Lotte swoops in to snap up Hi-Mart for $1.1B

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Lotte swoops in to snap up Hi-Mart for $1.1B

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Lotte Shopping, the flagship affiliate of retail-oriented conglomerate Lotte Group, reached a deal to buy the nation’s biggest electronic appliance retailer Hi-Mart for 1.24 trillion won (1.1 billion dollars) yesterday. [JoongAng Ilbo]

Lotte Shopping has completed its takeover of Hi-Mart, Korea’s biggest electronics retailer. The retailer purchased a 65.25 percent controlling stake for 1.248 trillion won (1.1 billion dollars) that was previously owned by Hi-Mart Chairman Sun Jong-koo, Eugene Group and H&Q Korea.

Lotte sealed the deal by holding an emergency board meeting at 6 a.m. yesterday.

It later entered into a sales contract with the three former shareholders to emerge as the new owner after seeing off competition from MBK Partners, which dropped its bid two days earlier after previously being named the preferred bidder.

MBK had reportedly offered 1.3 trillion won and wanted to negotiate for two more weeks, but Hi-Mart shareholders opted instead to start negotiations with Lotte Group’s shopping arm.

Market observers said it would be much better for Hi-Mart’s long-term corporate value if a strategic investor with a common background made the acquisition, giving the nod to Lotte over MBK, a financial investor.

Lotte agreed to purchase 15.40 trillion shares at different prices during the negotiation. The average share price was 81,026 won.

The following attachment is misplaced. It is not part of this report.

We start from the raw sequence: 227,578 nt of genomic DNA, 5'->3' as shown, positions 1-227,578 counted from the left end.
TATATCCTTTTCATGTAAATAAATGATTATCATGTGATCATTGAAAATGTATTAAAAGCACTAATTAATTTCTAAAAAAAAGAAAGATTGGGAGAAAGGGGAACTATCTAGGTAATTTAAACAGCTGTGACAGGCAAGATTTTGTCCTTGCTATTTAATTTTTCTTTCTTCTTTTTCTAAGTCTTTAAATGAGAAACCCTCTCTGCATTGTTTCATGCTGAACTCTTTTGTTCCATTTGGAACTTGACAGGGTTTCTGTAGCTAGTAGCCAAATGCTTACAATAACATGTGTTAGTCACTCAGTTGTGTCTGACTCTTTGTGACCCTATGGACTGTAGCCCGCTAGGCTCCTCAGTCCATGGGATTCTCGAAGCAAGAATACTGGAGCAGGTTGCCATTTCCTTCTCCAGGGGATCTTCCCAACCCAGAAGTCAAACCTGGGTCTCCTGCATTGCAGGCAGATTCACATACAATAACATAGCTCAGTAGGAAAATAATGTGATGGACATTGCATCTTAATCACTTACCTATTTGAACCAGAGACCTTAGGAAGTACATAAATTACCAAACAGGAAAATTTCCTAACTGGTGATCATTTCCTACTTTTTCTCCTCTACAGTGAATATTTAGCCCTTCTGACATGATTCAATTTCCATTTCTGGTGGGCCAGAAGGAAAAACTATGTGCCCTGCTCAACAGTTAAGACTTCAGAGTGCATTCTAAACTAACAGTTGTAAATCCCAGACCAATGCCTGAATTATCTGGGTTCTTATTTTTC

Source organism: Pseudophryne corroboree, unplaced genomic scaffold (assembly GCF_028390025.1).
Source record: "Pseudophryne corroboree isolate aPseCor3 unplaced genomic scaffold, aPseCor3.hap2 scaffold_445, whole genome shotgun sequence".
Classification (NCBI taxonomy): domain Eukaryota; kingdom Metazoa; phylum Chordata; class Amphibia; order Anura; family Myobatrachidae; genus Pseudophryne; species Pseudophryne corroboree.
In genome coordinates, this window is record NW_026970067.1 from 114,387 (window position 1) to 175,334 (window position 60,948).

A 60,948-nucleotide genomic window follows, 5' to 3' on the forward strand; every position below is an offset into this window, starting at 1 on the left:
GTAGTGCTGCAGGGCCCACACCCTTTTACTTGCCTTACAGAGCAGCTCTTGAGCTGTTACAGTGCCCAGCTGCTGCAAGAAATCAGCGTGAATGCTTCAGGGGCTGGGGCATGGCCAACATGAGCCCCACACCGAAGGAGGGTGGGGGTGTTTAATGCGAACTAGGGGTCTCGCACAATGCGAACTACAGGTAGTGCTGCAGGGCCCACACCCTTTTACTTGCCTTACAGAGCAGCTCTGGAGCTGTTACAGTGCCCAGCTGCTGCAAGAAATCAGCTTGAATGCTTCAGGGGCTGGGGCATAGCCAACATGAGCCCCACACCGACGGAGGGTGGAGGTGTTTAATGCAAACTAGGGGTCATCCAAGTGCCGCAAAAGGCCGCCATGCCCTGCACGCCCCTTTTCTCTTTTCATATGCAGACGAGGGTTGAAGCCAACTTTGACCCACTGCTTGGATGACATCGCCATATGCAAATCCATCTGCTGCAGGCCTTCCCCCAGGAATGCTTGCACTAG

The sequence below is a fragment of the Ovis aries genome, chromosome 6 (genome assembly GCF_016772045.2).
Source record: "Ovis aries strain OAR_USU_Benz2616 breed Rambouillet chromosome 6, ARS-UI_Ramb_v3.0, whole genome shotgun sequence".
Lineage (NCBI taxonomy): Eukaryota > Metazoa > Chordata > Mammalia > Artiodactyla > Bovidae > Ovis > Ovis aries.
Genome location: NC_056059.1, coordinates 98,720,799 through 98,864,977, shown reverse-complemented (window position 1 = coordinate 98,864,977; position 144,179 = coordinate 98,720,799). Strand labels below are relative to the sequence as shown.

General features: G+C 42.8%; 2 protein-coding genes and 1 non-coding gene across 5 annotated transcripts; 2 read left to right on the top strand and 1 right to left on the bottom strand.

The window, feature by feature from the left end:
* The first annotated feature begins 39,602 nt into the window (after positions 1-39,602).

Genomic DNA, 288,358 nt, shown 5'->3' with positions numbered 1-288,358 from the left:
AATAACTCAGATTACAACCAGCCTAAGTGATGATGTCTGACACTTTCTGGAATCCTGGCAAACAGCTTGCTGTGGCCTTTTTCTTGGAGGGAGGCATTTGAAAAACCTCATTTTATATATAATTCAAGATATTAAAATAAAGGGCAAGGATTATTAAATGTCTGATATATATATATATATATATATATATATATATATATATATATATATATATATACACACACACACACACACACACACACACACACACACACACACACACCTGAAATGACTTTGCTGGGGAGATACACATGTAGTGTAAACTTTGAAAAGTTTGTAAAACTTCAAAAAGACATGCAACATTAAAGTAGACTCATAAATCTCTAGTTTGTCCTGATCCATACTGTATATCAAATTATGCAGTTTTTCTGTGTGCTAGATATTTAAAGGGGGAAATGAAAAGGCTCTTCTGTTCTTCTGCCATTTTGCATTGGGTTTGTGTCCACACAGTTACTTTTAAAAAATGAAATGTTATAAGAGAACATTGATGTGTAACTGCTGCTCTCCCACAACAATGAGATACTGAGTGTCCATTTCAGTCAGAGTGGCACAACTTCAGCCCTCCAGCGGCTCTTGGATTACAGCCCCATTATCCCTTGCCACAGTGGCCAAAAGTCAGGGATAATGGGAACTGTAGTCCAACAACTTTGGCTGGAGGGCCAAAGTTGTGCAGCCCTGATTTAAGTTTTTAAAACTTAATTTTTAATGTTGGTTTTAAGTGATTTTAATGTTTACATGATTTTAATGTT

Top shareholder Eugene Group disposed of its 31.34 percent stake at 88,000 won per share, while the Sun settled for 70,000 won a share in parting with his stake of 17.37 percent. H&Q Korea pocketed 81,000 won a share.

Lotte initially proposed an average share price of 77,000 won last month, but later raised its bid significantly after the private equity fund moved in and raised the stakes.

Eugene Group and the Hi-Mart Chairman will earn 651 billion won and 287 billion won from the deal, respectively.

Through the deal, Hi-Mart expects to benefit from Lotte’s strong network and sales channels both at home and abroad, while Lotte aims to boost its relatively weak presence in the discounted electronics segment.

Lotte also guaranteed Hi-Mart employees’ job security, with three years for junior staff and five years for executives.

“As large retail stores are vibrantly seeking out new businesses due to a government regulation [curtailing the operations] of large discount chains, the merged electronics and home appliance discount store will dominate the electronics retail market through a synergy effect,” said an employee of Lotte Shopping.

The company expects the deal to be finalized anytime between September and October, it said in a regulatory filing. This marks Lotte’s largest purchase since it bought GS Retail’s department store and large discount store businesses for 1.3 trillion won in 2010.

Hi-Mart shares plunged over 7 percent on the day MBK Partners was named the preferred bidder last month due to disappointment at Lotte being overlooked, coupled with the retailer’s weak earnings.

Lotte successfully launched its own “digital parks” within their larger stores in 2009, with 12 such outlets currently in operation.

By Kim Jung-yoon [kjy@joongang.co.kr]

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